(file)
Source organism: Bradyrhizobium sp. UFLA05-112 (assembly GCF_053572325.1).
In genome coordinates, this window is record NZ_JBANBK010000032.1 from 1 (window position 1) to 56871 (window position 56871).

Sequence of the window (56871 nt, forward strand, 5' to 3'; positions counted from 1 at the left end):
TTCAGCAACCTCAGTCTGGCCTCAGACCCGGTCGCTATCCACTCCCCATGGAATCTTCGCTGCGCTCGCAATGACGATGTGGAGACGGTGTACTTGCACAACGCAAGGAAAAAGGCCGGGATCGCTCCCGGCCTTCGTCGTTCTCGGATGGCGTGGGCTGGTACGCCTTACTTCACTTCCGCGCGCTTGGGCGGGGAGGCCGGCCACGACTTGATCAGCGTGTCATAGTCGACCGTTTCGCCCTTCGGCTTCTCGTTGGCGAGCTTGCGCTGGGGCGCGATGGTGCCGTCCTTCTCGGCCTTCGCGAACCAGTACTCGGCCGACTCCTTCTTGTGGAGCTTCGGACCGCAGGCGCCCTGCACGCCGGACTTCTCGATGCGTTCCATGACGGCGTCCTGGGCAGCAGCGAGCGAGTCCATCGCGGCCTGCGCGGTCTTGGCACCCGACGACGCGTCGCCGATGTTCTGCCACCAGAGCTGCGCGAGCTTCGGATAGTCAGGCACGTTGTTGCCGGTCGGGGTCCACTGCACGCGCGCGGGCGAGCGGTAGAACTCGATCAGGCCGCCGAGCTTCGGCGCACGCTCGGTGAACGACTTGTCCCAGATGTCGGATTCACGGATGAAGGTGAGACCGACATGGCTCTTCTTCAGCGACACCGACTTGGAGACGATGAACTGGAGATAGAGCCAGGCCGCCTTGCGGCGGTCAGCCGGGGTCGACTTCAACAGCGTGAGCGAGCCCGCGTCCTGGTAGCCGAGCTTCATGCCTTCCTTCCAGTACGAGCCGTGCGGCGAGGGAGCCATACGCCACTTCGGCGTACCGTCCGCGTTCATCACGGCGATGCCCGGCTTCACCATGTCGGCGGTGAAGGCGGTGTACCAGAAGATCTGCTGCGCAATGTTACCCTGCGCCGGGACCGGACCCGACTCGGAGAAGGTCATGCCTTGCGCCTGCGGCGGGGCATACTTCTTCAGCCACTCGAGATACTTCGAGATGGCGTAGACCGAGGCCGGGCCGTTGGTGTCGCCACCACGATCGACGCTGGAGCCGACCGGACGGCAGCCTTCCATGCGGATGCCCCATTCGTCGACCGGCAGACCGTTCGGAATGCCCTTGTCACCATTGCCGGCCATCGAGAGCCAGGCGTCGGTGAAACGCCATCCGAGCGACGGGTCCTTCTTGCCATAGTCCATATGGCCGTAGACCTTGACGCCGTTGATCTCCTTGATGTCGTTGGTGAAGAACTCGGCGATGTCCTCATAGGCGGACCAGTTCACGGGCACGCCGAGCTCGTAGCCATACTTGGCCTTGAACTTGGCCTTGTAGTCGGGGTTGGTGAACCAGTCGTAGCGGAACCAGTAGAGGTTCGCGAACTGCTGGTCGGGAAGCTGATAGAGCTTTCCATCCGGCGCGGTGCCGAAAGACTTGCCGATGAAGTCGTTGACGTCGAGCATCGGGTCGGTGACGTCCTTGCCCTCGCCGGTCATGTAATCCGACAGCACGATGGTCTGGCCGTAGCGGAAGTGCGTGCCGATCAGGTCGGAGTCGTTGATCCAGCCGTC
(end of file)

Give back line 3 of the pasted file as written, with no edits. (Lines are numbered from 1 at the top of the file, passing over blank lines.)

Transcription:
Sequence of the window (56871 nt, forward strand, 5' to 3'; positions counted from 1 at the left end):